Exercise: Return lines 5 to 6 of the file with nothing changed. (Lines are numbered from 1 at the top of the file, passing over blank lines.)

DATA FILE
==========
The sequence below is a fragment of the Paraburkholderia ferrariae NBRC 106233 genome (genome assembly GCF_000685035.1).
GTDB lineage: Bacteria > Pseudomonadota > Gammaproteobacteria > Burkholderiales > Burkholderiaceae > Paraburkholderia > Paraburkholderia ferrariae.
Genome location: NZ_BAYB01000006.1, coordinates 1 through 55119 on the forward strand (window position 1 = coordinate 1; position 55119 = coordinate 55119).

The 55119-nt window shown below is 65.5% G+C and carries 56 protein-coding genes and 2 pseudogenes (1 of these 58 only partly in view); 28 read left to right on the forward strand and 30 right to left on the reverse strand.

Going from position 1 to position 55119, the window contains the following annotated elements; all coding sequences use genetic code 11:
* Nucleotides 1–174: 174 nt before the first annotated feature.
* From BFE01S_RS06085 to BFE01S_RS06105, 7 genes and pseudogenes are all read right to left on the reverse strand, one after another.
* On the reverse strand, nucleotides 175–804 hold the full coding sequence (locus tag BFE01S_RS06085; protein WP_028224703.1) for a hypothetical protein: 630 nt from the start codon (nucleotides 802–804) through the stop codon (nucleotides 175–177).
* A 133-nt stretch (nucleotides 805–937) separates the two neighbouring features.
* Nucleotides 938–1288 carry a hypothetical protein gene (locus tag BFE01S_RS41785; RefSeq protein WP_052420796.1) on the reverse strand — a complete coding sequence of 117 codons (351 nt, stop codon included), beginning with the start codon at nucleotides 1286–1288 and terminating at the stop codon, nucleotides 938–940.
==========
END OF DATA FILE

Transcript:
Going from position 1 to position 55119, the window contains the following annotated elements; all coding sequences use genetic code 11:
* Nucleotides 1–174: 174 nt before the first annotated feature.